27. Trent Green MIA 14.5 11.61 8.71
17. Jason Campbell WAS 15.6 11.39 11.11
29. Jake Delhomme CAR 22 11.38 N/A
18. Brian Griese CHI 21.6 11.38 51.91
19. Matt Schaub HOU 13.3 11.36 0
12. Jon Kitna DET 17.6 11.35 17.64
35. Josh McCown OAK 15.1 11.23 N/A
43. J.P. Losman BUF 6.9 11.15 -6.88
31. Sage Rosenfels HOU 13 10.96 N/A
45. Kerry Collins TEN 5.3 10.95 N/A
24. Marc Bulger STL 13.1 10.92 4.37
7. Eli Manning NYG 17.6 10.92 11.02
38. Gus Frerotte STL 9.5 10.87 0
36. Matt Leinart ARI 8.9 10.78 -1.78
13. Brett Favre GB 20.4 10.72 41.74
20. Damon Huard KC 13.9 10.65 1.99
42. Rex Grossman CHI 10 10.64 N/A
22. Joey Harrington ATL 12.5 10.42 3.58
16. Chad Pennington NYJ 15.7 10.28 13.48
47. Byron Leftwich ATL 4.5 10.18 N/A
32. Alex Smith SF 9.8 10.02 -9.77
26. Cleo Lemon MIA 18.5 9.9 23.09
37. Trent Edwards BUF 8.8 9.88 -8.84
39. Trent Dilfer SF 9.2 9.85 N/A
48. Quinn Gray JAC 4.2 9.75 N/A
28. Vince Young TEN 11.5 9.43 3.85
33. Kyle Boller BAL 7.9 9.19 -9.46
11. Drew Brees NO 17.9 9.11 15.38
40. David Carr CAR 7 9.02 -8.76
46. Vinny Testaverde CAR 9.5 9 N/a
30. Steve McNair BAL 14.2 8.95 0
As you can see, there are a significant amount of signal callers who average a fair number of fantasy points per game, but are distributed evenly throughout the points per completion ranking. Eli Manning and Drew Brees are both in the lower half of quarterbacks in this stat, but are ranked 7th and 11th, respectively. Both teams have been using short and intermediate routes, although Manning has a respectable 4 scores from a distance of 30 yards or greater. Brett Favre certainly has some huge plays (5 touchdowns from at least 30 yards out—two on Monday night), but his offense is still a west coast-derived system. It’s a bit surprising that the gunslinger has such a low yard per completion average. But he’s one of the most consistent fantasy producers according to the Crank Score and if the Pack can generate a ground game, the play action pass will produce the type of big plays Favre made against the Broncos. I’m just not convinced the Packers found their man in Ryan Grant.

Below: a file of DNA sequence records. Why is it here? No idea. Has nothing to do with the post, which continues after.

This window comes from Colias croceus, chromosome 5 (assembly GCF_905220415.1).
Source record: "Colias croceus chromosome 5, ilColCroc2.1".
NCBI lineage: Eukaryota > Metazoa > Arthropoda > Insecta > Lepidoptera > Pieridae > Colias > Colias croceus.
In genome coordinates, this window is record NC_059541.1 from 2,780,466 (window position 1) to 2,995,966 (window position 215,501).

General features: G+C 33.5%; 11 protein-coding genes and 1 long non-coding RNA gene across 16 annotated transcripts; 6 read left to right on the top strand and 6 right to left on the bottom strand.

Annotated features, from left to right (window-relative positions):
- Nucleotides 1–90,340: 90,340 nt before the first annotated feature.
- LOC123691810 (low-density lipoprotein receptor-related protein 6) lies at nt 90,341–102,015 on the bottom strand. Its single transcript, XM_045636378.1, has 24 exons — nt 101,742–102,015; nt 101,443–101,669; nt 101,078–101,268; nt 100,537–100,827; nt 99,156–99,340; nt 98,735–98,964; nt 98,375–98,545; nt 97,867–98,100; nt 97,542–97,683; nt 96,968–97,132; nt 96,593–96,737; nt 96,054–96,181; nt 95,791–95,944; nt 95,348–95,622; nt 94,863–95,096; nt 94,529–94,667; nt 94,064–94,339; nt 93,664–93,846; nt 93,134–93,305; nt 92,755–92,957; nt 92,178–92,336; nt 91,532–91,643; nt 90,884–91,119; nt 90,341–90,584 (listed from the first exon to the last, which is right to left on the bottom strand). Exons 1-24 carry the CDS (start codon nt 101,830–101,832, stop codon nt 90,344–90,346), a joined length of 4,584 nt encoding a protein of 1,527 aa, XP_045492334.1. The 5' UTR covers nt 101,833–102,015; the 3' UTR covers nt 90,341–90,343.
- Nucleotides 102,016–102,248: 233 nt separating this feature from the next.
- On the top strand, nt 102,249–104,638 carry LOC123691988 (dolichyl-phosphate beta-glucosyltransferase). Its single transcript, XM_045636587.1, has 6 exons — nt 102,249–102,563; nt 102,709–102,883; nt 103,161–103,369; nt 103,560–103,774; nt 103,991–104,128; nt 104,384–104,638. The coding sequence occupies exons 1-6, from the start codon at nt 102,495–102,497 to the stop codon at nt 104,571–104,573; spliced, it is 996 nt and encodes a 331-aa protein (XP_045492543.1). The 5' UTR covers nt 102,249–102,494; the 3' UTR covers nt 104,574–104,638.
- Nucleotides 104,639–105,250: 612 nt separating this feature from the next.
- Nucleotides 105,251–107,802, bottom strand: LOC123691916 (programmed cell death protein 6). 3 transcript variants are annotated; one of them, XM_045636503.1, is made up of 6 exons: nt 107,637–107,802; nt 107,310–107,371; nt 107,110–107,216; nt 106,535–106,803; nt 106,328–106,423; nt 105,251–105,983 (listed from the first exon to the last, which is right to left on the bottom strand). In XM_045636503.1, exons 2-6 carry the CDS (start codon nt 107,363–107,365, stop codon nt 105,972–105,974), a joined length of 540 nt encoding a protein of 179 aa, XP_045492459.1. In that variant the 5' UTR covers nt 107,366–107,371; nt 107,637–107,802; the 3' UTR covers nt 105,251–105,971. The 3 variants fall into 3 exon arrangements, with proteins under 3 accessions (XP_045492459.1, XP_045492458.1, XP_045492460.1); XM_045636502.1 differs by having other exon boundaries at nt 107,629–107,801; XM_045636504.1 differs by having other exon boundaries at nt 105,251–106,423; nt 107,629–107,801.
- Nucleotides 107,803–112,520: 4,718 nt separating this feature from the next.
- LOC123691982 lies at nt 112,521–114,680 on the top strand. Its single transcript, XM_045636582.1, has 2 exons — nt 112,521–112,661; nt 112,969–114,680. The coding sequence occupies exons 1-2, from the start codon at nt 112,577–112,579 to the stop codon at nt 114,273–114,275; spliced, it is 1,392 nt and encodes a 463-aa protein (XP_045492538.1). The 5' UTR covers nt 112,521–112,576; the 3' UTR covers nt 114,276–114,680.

The most efficient vertical offense in terms of yardage goes to the Cleveland Browns. No, I didn’t stutter—Derek Anderson has two big-time deep threats in WR Braylon Edwards and TE Kellen Winslow II and Cleveland has been significantly more successful than the Indy, Dallas, and New England with a whopping 14.66 yards per completion—no one else is even within a yard of them! As a childhood fan that grew up just a half hour from Municipal Stadium, what in the name of Brian Sipe is going on here? Did Romeo Crennell turn into Sam Rutigliano over the summer? Cleveland’s draft picks (Edwards and Winslow) and agent additions (especially the offensive line) are paying dividends. Anderson is just playing lights out football, because that 4th-ranked Crank Score supports the fact that he’s not only making big plays, but also he’s making the small ones to get points from any distance.

Did you notice Big Ben Roethlisberger is up there among the leaders? You say Pittsburgh is a running team? Yep, but a team that can force an opposing safety into the box is also smart to throw it over that defender’s head. The Steelers have one of the best young deep threats available in Santonio Holmes and a crafty veteran who just knows how to get separation anywhere on the field in Hines Ward. I wish I had Roethlisberger on every fantasy squad this year. He’s quietly having a great year.